Date: 9/13/18 8:08 am
From: bob augustine <augustinebob8...>
Subject: [MDBirding] Hurricane Birds
Hurricanes that go N through Texas sometimes deliver frigate birds (abundant along the Texas coast)to the Great Lakes. Remarkably, they can turn up as much as a month after the passage of the hurricane. Gordon went through Mississippi, but could have picked up a frigate bird. Hope for a female or immature. Three species have been recorded in the U.S., but adult males are very similar.

It matters where a hurricane has been and how fast it moves. The annual return of pelagic birds to the southern hemisphere has already taken place --as usual around Labor Day. Florence cannot contain birds from the Florida coast like hurricanes that follow the coast do. If it takes too long getting here, all the birds in it will die from exhaustion. Those trapped in the eye cannot escape. The winds in the eyewall will tear them apart. Years ago, one hurricane whose eye dissolved in the lower Chesapeake Bay had its major fallout on the Hudson River at Albany--Sooty Terns mostly.

Florence is interesting because it passed south of Bermuda and is crossing the Gulf Stream before making landfall. Some of the pelagic species found in the southern Gulf Stream could get caught in the eye or may flee west in front of the storm. These could turn up at inland lakes later. The smallest ones will be hard to see.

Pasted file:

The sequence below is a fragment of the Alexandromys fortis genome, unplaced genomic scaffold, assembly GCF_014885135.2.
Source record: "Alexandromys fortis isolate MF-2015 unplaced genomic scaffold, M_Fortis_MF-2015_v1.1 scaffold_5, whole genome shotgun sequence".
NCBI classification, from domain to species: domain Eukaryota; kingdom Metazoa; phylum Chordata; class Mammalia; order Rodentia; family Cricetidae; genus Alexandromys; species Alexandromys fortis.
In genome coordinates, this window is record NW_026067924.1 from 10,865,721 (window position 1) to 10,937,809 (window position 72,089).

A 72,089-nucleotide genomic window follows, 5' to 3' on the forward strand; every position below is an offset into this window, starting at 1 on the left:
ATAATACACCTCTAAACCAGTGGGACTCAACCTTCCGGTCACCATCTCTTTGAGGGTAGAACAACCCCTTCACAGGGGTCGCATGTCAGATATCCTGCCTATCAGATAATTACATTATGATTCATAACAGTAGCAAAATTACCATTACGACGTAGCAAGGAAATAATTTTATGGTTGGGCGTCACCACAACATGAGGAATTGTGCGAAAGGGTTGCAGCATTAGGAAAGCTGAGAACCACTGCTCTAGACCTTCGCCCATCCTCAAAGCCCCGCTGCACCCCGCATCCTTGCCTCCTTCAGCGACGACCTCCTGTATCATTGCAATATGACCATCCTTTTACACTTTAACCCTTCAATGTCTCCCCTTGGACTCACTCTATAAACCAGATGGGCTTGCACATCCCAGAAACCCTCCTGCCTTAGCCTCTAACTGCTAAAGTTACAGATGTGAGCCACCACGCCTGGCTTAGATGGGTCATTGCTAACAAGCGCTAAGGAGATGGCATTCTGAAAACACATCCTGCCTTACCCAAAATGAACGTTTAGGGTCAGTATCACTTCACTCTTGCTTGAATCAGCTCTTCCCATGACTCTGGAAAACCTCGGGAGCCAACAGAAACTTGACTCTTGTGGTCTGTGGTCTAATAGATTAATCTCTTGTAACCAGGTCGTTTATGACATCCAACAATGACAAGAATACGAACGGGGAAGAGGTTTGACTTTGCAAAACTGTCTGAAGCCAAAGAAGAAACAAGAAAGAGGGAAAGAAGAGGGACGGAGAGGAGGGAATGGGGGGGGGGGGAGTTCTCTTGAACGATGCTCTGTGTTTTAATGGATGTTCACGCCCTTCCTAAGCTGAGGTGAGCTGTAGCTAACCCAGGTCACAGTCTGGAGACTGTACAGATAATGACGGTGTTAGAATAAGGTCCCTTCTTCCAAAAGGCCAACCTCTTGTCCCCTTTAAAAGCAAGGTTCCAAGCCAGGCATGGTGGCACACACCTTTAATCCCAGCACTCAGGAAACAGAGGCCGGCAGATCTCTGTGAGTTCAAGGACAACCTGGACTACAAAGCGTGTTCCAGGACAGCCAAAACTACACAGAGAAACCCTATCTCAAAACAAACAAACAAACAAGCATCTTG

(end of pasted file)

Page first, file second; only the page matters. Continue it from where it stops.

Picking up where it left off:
Birders have repeatedly found that hurricane strays usually disappear very quickly. In some cases the only birds seen were during the storm. When conditions allow, Sandy Point State Park is a good location to watch from after the storm and easy to get to. Be sure to check that the Park isn't closed. Wherever you are, be alert for the big, high-flying frigate birds, especially near water.

Think carefully before putting yourself, your car, or your equipment through the blowing sand and wind. Beware of fallen and falling trees.

Bob Augustine
Rockville, MD
13 Sept. 2018

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